That is, as a woman. Inspired by @Lisa_Fav
  1. One job taught me how important it is to be an active feminist, as opposed to a theoretical feminist.
  2. I was hired at a small branding firm of seven people. There were two other women, one of whom was the co-founder. The other was the CEO's sister, our office manager.
    The male founder was given the title of CEO. The female co-founder was given the title of Art Director. Seem fair?🚩
  3. At first, everything went great. I was hired to manage a multi-million dollar account with one of America's largest corporations. This was formerly being managed by the female co-founder.
  4. Funnily enough, she could never find the time to sit down with me and give me the background on the account, even after multiple requests.
    I plowed forward at her insistence, flying blind, faking knowledge of the client's dense internal corporate lingo and inane "best practices", doing my best to get by just on my skills as an art director and my instincts for branding.
  5. Five months later, still no meeting. And I found out that she went to my client privately and critiqued many of the ways I handled the account. This feedback was never given to me directly. 😳
  6. I was also working on developing a set of guidelines for a recent re-brand, a sixty-page book meant to act as a coffee table book for the brand. My client was paying the firm almost half a million dollars for me to develop it.
    (Sidenote, not only did I complete it on time and under budget, I received emails from this Fortune 500 company's CEO & CMO congratulating me on the work. There was no question about its success.)
  7. As I developed this brand book, I quickly realized that voicing my opinions on design and strategy was considered very hostile by my male co-workers, even though it was my project. I was frequently told to watch my tone. My opinions were always questioned or met with resistance. I pushed forward anyway.
    I internalized this and it made me feel terrible about myself. I started recording myself while at work, believing that I must be some kind of monster. Spoiler: I wasn't. I was succeeding professionally but personally my self-esteem was being decimated.
  8. My female co-workers rarely expressed opinions and when they did, it was in a way that implied their opinion was not valid unless it was seconded by a man.
  9. I also successfully initiated and negotiated a deal that gave my agency a $250k windfall from my client's yearly marketing budget, all profit.
    Emboldened by my success, I went to my boss and asked for 1% of the deal as a bonus. He declined. At the time, he was giving male employees up to 15% shares on new deals they brought into the company.
  10. I also remember the day I was informed that I could not travel to a new business meeting on a lead I had been developing because my boss had a policy not to travel with women.
    He had made this promise to his wife, as had my other male co-worker. As a result, I was blocked out of all new business development once the time came to pitch new clients in person. And guess what? My male co-worker was given his 15% after landing these deals in my place.
  11. I'll also never forget the day I learned that my company did not offer paid maternity leave. If I got pregnant, I was screwed.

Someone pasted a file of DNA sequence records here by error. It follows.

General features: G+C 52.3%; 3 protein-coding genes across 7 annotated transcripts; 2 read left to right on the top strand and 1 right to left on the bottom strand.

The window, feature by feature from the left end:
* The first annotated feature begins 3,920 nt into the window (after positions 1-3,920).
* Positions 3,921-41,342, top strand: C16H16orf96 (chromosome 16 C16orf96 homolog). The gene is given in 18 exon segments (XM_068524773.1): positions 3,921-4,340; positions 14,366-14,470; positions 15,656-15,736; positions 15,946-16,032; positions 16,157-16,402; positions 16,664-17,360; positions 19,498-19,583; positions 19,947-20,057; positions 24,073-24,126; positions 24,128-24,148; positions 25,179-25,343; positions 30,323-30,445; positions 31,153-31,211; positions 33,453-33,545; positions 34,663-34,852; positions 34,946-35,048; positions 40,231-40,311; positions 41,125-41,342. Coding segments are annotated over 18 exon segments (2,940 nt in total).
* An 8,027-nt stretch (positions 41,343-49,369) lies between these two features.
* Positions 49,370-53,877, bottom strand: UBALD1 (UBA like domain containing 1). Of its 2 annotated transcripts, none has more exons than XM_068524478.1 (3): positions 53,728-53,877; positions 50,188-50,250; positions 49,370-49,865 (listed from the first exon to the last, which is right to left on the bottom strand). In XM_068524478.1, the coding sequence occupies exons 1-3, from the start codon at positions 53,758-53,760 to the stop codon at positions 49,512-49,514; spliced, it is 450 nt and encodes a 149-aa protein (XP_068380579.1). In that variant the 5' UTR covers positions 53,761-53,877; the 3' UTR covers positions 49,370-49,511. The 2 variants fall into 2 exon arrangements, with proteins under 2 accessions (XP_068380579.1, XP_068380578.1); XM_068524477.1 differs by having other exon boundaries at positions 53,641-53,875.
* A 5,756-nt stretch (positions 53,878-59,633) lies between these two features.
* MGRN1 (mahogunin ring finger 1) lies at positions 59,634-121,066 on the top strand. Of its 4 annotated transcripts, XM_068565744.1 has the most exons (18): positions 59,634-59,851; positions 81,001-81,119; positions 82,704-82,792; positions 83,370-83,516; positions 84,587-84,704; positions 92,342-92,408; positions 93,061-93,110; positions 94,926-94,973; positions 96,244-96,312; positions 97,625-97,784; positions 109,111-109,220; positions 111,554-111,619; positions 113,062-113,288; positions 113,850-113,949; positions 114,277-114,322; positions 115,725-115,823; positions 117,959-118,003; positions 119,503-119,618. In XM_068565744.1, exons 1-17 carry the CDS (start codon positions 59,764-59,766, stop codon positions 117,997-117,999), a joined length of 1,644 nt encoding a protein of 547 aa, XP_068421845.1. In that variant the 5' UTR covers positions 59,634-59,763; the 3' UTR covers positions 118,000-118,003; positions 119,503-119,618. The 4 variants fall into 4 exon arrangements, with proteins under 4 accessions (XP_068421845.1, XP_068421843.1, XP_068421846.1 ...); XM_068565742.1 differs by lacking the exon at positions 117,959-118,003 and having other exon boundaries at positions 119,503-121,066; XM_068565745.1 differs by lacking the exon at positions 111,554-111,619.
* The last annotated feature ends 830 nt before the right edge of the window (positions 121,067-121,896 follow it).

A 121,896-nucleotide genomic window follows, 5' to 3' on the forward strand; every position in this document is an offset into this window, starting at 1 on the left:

Meanwhile my male co-workers were becoming fathers many times over, never with their paychecks or jobs at risk.
  12. Finally, at the end of my fourth quarter, I went to my boss to ask for a small raise, a raise that had been promised to me throughout the year. At the time, I had been responsible for bringing in $3.5 million dollars to our company, whose total operating budget was around $8 million. I was asking for $6000.
    My boss declined. Instead he chided me for my tone in the workplace and told me I should "strive to be more gentle and graceful" and "stop focusing so much on success".
  13. My best friend died and I took a week off of work for the funeral and to be with my family, as was outlined in our corporate leave policy.
    When I returned, I was handed resignation papers and told I was "not a cultural fit".
  14. I worked around the clock for that company, just trying to do my job to the best of my ability. I tried to remain friendly, cheerful, and positive. I was never combative or insulting. I asked for feedback every step of the way because I was genuinely interested in how I could do better.
    Instead, I was punished. Why?
  15. Because I was driven. Because I was independent. Because I had expertise. Because I stood my ground when I thought it would create the best work. Because I wasn't soft enough. Because I spoke up.
  16. As a woman.
  17. The double standard infuriated me. Try to imagine a scenario where a man who has had the same success is met with the same resistance. The men at my company who had fractions of my success were promoted and heavily rewarded.
  18. Nobody wants to rock the boat with their boss or co-workers.
  19. And you could say this is just one bad company. But even they were operating from cultural standards that were easy enough to justify at the time.
    And the worst part is, by the time they let me go, they truly made me believe that I deserved it. At that point I had been second-guessing myself for so long that my self-esteem was at zero. And that's how these cycles of gendered discrimination get perpetuated.
  20. But the culture must change. Real equality will only become mainstream when women are empowered, supported, and groomed in the workplace just as men are. Women need to be rewarded for their confidence, initiative, and creativity, not be taught to downplay or subvert them.
  21. So please, please, please speak up.